The Fair Wear Foundation with its alliance partners CNV Internationaal and FNV Mondiaal has been selected by the Dutch Ministry of Foreign Affairs for a five year Strategic partnership for Garment Supply Chain Transformation starting 2016 as part of its “Dialogue and Dissent” policy framework. The primary goal of this initiative is to improve the lobbying and advocacy capacity of Trade Unions and labour related NGOs by enhancing their understanding of international RMG supply chains, access to critical information and know-how. Opportunities will be identified to develop pilot experiences in the supply chain resulting in good practices related to living wages, gender-based violence and freedom of association and collective bargaining, which will facilitate more effective social dialogue and monitoring of human rights compliance at the factory level and reinforce the value of NGOs and trade unions to all supply chain stakeholders.

 

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Pakistan country study 2016: Labour standards in the garment supply chain

By | Pakistan, Social dialogue

Executive summary

The present country study on Pakistan, has been carried out in December 2016 for CNV Internationaal in the context of the Partnership for Supply Chain Transformation. It is based on desk and original research on the current status of the industry structure, social dialogue, gender-based violence and living wage debates in the apparel industry in Vietnam for use in the first phase of this project. The Fair Wear Foundation with its alliance partners CNV Internationaal and FNV Mondiaal has been selected by the Dutch Ministry of Foreign Affairs for a five year Strategic partnership for Garment Supply Chain Transformation starting 2016 as part of its “Dialogue and Dissent” policy framework.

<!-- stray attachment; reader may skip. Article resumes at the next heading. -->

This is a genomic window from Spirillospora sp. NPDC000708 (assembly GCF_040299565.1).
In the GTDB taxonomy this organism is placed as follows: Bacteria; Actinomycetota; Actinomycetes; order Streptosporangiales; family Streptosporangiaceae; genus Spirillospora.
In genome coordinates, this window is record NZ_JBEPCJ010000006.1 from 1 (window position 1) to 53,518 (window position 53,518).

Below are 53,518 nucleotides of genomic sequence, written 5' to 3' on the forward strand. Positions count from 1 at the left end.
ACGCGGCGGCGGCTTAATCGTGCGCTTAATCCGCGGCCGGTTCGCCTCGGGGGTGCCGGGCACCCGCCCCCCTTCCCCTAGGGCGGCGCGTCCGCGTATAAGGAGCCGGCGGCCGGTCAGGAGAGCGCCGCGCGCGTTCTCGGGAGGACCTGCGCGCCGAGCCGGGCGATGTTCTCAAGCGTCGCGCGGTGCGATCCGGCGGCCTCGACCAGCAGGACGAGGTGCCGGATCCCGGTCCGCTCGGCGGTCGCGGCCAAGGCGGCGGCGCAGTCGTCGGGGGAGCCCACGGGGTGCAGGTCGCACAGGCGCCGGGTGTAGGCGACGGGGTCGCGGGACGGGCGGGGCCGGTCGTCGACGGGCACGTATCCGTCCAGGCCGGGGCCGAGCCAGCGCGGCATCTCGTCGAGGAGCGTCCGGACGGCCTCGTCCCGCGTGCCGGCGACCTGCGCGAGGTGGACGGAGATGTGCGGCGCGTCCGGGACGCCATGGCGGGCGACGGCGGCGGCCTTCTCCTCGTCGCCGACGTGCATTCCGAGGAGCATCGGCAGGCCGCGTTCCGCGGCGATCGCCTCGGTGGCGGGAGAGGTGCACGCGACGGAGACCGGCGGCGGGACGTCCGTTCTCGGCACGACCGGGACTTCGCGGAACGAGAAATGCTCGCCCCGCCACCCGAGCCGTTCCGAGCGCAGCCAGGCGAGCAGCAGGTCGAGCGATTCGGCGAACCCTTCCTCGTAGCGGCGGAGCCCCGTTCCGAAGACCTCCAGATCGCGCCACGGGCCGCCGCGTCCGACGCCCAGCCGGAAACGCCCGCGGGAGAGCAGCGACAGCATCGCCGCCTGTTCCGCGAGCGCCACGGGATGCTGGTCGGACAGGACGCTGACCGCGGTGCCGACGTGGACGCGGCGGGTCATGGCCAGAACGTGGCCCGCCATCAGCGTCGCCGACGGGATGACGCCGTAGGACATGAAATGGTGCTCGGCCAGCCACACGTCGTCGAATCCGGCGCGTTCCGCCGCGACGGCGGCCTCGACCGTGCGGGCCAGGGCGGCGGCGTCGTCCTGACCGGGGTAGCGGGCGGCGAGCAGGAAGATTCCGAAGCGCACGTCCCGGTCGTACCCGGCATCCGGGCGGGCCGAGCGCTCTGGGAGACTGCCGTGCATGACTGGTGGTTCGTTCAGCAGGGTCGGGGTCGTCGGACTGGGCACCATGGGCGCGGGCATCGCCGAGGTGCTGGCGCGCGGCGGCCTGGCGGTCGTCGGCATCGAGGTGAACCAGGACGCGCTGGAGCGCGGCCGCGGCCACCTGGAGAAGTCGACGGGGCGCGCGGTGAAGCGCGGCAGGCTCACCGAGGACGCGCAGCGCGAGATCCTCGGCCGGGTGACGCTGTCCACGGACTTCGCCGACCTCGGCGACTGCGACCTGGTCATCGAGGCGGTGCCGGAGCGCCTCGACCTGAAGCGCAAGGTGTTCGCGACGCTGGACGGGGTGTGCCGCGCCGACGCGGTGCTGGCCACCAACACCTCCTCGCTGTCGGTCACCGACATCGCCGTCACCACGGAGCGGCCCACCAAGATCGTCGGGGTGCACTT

The primary goal of this initiative is to improve the lobbying and advocacy capacity of Trade Unions and labour related NGOs by enhancing their understanding of international Ready Made Garments supply chains, access to critical information and know-how. Opportunities will be identified to develop pilot experiences in the supply chain resulting in good practices related to living wages, gender-based violence and freedom of association and collective bargaining, which will facilitate more effective social dialogue and monitoring of human rights compliance at the factory level and reinforce the value of NGOs and trade unions to all supply chain stakeholders.